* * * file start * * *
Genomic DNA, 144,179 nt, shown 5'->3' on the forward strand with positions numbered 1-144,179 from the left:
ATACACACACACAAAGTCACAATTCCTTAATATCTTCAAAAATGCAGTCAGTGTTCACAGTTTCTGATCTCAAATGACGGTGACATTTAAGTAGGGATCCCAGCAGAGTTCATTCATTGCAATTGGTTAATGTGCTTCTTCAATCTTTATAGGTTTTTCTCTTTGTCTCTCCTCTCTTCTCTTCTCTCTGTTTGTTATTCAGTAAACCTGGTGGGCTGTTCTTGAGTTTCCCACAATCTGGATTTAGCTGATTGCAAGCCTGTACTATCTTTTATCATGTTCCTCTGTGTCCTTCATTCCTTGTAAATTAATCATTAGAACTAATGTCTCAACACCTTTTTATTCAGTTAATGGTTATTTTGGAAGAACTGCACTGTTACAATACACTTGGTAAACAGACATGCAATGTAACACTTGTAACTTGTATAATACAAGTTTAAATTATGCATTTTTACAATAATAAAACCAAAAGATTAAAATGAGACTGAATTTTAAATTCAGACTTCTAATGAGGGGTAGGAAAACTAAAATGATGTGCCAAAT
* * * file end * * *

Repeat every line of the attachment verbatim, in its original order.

Genomic DNA, 144,179 nt, shown 5'->3' on the forward strand with positions numbered 1-144,179 from the left:
ATACACACACACAAAGTCACAATTCCTTAATATCTTCAAAAATGCAGTCAGTGTTCACAGTTTCTGATCTCAAATGACGGTGACATTTAAGTAGGGATCCCAGCAGAGTTCATTCATTGCAATTGGTTAATGTGCTTCTTCAATCTTTATAGGTTTTTCTCTTTGTCTCTCCTCTCTTCTCTTCTCTCTGTTTGTTATTCAGTAAACCTGGTGGGCTGTTCTTGAGTTTCCCACAATCTGGATTTAGCTGATTGCAAGCCTGTACTATCTTTTATCATGTTCCTCTGTGTCCTTCATTCCTTGTAAATTAATCATTAGAACTAATGTCTCAACACCTTTTTATTCAGTTAATGGTTATTTTGGAAGAACTGCACTGTTACAATACACTTGGTAAACAGACATGCAATGTAACACTTGTAACTTGTATAATACAAGTTTAAATTATGCATTTTTACAATAATAAAACCAAAAGATTAAAATGAGACTGAATTTTAAATTCAGACTTCTAATGAGGGGTAGGAAAACTAAAATGATGTGCCAAAT